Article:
4. Periodize Your Training: This means that you need to manipulate variables over time. In particular, volume and training frequency should be varied over the course of training to prevent plateau. Ideally, when volume is high then training frequency should be lower because recovery takes precedence. A period of deloading/active recovery is needed every 4 to 8 weeks when training frequency is higher. The body is always seeking to maintain a state of homeostasis so it will constantly adapt to the stress from its environment. Training is simply the manipulation of the application of stress and the body’s subsequent adaptation to that stress to maintain homeostasis. Having moments during training cycles where simple variables change such as volume and frequency will help you maximize muscular gains.

There are no cookie-cutter prescriptions for getting big, gaining muscle and getting stronger.

There is no “best” muscle-building program; only a best program for a given individual.

Why I Became Frustrated With The Fitness Industry

Being in the gym can either be a great experience for you or a terrible one. I experienced both. The insane part about it, is that I would experience both sometimes in the same day, or even the same hour. I was a personal trainer in a gym for 8 years. It was a limiting experience because of gym protocols and limited time with clients. Being unable to provide the quality service that my clients actually needed became frustrating.


One example is the beloved 1 hour session. I blocked out an hour of time to meet with potential clients, and personal training clients. When I first started in the business I thought this was the silver lining of the career. It wasn't.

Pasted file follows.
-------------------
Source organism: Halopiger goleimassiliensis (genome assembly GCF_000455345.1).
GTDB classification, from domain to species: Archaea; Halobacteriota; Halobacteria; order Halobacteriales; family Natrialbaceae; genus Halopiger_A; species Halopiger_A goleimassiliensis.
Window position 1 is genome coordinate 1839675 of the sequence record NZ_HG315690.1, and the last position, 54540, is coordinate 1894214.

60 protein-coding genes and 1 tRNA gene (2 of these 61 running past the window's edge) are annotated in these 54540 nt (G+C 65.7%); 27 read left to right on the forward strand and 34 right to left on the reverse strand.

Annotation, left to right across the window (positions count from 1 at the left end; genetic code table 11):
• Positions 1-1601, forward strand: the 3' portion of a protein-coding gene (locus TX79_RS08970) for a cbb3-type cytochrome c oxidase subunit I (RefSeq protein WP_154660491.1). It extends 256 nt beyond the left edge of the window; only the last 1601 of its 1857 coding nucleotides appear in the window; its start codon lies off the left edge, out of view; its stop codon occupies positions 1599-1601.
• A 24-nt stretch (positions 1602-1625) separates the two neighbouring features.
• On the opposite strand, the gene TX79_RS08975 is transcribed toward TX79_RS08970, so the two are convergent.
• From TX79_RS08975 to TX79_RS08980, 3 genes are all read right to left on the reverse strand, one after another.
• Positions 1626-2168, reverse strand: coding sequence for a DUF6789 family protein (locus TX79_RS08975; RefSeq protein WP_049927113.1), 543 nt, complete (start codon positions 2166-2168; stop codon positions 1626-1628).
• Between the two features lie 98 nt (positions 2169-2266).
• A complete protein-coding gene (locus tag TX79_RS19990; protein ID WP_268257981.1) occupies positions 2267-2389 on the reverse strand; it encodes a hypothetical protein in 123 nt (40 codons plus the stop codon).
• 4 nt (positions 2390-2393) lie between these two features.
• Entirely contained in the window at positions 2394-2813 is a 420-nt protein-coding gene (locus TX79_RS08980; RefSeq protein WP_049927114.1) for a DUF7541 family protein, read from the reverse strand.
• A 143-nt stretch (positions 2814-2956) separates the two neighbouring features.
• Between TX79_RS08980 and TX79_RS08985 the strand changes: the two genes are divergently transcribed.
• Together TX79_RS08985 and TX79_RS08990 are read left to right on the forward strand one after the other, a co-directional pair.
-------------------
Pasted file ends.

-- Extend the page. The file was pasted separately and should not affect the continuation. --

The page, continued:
When you walked in the door, my clock was already ticking. As you were walking up to me I had already started to pick your physical attributes apart. The conversation in my head sounded a lot like this. "Tight hamstrings, duck feet, tight chest, and definitely sedentary." I am open minded, and I don't believe in judging a book by its cover. But there was a shot clock that started the moment your hour started with me. I needed to hear your story, and you had to learn something about me in a short amount of time. It's a lot like speed dating in hyperdrive. Except I had to convince you why you should spend $500-$1,000/month dollars on me and not why you should go out with me for drinks.

I need to research on who made the rule that all personal training sessions should last one hour. They made a huge mistake with that protocol. An effective workout is hardly ever exactly 1 hour in time. Some protocols call for 45 minutes, some an hour and a half up to 2 hours. Individuals that were brand new to any kind of physical exercise that only need 30 minutes. In the instances where I had 60 minutes with a client that only needed 30 presented quite the dilemma. I can't count how many times I had to fill time with conversation about what they had on the schedule for the weekend. Or pointless movements because I knew they needed to get there 'moneys' worth.

It was so frustrating.

Training should dictate business practices and not vice versa. The only way I avoided a scheduling nightmare, and provided a steady income was to stick to that strict schedule.

I couldn't be happier that I don't have that as my reality anymore. With WebFit as the tool, I changed the rules. Unlimited communication, unlimited support and motivation is forever in the forefront. Designing programs that fit your needs and goals with no time fillers or wasters.

Chuck and I had one goal in mind when we created WebFit. To create a new lane in the health and fitness industry by doing things right. We are off to a good start.